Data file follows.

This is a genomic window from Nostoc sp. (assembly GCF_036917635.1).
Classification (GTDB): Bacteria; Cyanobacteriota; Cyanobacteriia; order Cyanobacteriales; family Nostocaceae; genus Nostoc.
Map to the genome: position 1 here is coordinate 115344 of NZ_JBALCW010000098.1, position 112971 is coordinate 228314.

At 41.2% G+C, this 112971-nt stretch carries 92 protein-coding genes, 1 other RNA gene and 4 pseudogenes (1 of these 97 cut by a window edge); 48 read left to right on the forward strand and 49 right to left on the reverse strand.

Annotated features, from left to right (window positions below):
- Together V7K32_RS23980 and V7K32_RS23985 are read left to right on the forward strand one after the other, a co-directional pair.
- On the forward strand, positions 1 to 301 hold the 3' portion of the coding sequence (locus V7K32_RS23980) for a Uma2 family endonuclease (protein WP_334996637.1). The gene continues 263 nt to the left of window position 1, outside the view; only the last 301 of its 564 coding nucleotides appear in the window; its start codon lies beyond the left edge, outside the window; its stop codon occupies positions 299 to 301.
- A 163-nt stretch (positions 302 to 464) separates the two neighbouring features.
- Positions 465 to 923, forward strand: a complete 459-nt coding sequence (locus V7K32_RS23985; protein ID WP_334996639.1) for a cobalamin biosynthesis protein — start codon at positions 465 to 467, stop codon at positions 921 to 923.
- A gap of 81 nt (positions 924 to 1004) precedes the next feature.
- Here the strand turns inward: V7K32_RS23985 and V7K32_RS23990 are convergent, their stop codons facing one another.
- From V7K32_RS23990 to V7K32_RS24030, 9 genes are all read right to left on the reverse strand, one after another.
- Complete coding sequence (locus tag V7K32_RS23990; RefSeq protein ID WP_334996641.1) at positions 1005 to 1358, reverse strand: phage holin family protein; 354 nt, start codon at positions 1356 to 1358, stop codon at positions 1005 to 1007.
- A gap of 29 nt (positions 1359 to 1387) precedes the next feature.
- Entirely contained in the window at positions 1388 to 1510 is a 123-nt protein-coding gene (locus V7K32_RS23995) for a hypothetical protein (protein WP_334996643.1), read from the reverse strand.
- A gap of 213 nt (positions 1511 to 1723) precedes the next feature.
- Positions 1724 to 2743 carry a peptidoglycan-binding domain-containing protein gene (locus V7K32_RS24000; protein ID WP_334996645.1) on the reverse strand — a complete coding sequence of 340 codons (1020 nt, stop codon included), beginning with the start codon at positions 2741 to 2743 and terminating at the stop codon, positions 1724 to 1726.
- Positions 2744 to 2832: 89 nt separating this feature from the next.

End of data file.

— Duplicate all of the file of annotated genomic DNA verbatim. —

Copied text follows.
This is a genomic window from Nostoc sp. (assembly GCF_036917635.1).
Classification (GTDB): Bacteria; Cyanobacteriota; Cyanobacteriia; order Cyanobacteriales; family Nostocaceae; genus Nostoc.
Map to the genome: position 1 here is coordinate 115344 of NZ_JBALCW010000098.1, position 112971 is coordinate 228314.

At 41.2% G+C, this 112971-nt stretch carries 92 protein-coding genes, 1 other RNA gene and 4 pseudogenes (1 of these 97 cut by a window edge); 48 read left to right on the forward strand and 49 right to left on the reverse strand.

Annotated features, from left to right (window positions below):
- Together V7K32_RS23980 and V7K32_RS23985 are read left to right on the forward strand one after the other, a co-directional pair.
- On the forward strand, positions 1 to 301 hold the 3' portion of the coding sequence (locus V7K32_RS23980) for a Uma2 family endonuclease (protein WP_334996637.1). The gene continues 263 nt to the left of window position 1, outside the view; only the last 301 of its 564 coding nucleotides appear in the window; its start codon lies beyond the left edge, outside the window; its stop codon occupies positions 299 to 301.
- A 163-nt stretch (positions 302 to 464) separates the two neighbouring features.
- Positions 465 to 923, forward strand: a complete 459-nt coding sequence (locus V7K32_RS23985; protein ID WP_334996639.1) for a cobalamin biosynthesis protein — start codon at positions 465 to 467, stop codon at positions 921 to 923.
- A gap of 81 nt (positions 924 to 1004) precedes the next feature.
- Here the strand turns inward: V7K32_RS23985 and V7K32_RS23990 are convergent, their stop codons facing one another.
- From V7K32_RS23990 to V7K32_RS24030, 9 genes are all read right to left on the reverse strand, one after another.
- Complete coding sequence (locus tag V7K32_RS23990; RefSeq protein ID WP_334996641.1) at positions 1005 to 1358, reverse strand: phage holin family protein; 354 nt, start codon at positions 1356 to 1358, stop codon at positions 1005 to 1007.
- A gap of 29 nt (positions 1359 to 1387) precedes the next feature.
- Entirely contained in the window at positions 1388 to 1510 is a 123-nt protein-coding gene (locus V7K32_RS23995) for a hypothetical protein (protein WP_334996643.1), read from the reverse strand.
- A gap of 213 nt (positions 1511 to 1723) precedes the next feature.
- Positions 1724 to 2743 carry a peptidoglycan-binding domain-containing protein gene (locus V7K32_RS24000; protein ID WP_334996645.1) on the reverse strand — a complete coding sequence of 340 codons (1020 nt, stop codon included), beginning with the start codon at positions 2741 to 2743 and terminating at the stop codon, positions 1724 to 1726.
- Positions 2744 to 2832: 89 nt separating this feature from the next.